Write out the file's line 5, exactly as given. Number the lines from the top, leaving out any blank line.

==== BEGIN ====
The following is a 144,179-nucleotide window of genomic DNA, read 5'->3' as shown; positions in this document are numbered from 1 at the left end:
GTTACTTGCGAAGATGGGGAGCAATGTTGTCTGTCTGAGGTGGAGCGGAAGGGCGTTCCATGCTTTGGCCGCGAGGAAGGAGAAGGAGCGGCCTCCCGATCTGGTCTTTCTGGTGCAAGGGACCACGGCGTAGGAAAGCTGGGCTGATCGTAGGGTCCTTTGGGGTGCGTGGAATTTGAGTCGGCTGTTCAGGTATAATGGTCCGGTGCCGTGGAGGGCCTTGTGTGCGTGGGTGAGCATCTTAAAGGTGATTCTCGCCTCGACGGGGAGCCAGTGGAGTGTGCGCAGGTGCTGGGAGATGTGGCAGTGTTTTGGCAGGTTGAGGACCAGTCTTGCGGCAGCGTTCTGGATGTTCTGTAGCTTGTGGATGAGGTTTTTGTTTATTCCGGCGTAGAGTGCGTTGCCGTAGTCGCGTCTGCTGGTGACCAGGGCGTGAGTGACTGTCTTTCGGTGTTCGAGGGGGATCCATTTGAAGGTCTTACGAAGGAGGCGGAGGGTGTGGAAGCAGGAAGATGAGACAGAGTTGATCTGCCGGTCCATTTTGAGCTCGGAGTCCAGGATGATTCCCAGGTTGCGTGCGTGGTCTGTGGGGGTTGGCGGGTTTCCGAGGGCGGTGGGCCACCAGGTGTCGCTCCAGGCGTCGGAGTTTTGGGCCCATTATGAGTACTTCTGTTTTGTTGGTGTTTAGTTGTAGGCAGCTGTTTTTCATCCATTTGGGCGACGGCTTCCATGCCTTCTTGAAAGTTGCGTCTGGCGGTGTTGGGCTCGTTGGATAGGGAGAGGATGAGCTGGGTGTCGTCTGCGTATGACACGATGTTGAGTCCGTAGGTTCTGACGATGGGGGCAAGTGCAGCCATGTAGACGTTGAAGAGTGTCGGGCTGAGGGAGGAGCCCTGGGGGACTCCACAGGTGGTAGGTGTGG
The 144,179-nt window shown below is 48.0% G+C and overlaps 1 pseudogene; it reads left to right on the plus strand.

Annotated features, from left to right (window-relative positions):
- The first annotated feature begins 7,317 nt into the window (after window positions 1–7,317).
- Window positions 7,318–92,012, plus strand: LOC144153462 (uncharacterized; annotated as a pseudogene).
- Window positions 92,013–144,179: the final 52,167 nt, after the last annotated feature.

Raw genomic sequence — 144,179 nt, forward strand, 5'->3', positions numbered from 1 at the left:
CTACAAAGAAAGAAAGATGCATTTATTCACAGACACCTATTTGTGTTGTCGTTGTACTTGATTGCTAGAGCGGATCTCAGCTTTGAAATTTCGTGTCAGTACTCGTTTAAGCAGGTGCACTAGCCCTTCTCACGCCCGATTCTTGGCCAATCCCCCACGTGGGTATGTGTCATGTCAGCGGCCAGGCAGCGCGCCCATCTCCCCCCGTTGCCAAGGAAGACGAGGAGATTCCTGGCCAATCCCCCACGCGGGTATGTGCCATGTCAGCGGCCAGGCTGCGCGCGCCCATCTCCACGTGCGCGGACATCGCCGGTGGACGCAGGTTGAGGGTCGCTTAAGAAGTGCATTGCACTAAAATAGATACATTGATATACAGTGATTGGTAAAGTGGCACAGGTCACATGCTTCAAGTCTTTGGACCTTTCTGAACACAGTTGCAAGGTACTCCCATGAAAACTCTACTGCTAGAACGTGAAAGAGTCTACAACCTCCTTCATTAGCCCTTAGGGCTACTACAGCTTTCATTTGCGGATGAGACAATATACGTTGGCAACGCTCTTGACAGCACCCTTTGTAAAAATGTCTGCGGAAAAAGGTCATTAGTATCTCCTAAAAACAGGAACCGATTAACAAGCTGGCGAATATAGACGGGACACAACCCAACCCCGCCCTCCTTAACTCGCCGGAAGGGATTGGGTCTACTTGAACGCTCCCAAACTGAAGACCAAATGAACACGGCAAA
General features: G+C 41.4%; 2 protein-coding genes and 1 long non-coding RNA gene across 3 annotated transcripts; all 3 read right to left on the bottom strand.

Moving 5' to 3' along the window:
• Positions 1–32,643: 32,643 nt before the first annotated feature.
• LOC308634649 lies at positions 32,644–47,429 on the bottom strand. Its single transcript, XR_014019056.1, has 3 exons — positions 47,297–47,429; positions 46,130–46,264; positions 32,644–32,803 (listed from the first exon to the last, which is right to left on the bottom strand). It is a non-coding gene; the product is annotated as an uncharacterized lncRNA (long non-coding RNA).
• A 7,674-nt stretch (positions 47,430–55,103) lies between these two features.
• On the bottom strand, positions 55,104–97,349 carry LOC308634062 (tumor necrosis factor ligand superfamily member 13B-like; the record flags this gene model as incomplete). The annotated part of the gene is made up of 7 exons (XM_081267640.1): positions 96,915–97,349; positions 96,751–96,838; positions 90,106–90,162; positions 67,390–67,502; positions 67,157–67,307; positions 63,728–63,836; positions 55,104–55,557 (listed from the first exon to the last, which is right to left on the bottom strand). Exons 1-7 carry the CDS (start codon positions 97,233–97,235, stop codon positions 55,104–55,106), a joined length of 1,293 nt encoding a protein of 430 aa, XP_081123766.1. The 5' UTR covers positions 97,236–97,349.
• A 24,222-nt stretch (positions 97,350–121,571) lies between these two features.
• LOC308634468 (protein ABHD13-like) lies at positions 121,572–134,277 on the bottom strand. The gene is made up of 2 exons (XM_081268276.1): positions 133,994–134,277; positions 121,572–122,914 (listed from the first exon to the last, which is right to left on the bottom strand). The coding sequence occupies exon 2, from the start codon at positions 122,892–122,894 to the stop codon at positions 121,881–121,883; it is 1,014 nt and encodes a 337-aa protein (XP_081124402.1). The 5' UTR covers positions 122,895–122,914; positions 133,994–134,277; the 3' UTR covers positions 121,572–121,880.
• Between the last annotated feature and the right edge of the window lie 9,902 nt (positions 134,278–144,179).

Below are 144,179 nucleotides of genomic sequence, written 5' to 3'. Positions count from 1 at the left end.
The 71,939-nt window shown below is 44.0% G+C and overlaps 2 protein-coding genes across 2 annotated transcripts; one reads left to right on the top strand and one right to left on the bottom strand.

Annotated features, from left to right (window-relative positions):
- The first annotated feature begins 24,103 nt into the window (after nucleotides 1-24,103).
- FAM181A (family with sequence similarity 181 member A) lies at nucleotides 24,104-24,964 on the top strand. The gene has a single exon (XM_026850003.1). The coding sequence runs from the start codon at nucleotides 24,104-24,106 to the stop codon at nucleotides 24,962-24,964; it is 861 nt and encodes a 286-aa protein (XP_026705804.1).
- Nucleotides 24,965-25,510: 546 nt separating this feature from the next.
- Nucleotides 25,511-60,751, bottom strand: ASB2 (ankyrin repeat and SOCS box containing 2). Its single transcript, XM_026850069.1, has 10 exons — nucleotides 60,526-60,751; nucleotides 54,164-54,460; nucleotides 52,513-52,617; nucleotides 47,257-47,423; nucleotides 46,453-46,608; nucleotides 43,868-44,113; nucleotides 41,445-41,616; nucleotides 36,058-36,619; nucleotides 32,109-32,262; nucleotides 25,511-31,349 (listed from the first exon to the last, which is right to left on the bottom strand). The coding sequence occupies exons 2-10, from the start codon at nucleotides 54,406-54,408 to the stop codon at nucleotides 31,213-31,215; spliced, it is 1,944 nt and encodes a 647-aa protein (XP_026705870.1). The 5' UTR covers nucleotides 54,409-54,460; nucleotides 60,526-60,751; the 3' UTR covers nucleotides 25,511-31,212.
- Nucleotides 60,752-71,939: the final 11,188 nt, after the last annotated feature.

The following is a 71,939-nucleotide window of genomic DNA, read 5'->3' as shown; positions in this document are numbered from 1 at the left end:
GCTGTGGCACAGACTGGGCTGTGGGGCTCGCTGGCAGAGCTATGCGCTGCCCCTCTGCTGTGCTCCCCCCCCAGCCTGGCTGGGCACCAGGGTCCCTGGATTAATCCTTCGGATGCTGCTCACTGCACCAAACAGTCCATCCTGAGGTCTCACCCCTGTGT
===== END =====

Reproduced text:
- The first annotated feature begins 7,317 nt into the window (after window positions 1–7,317).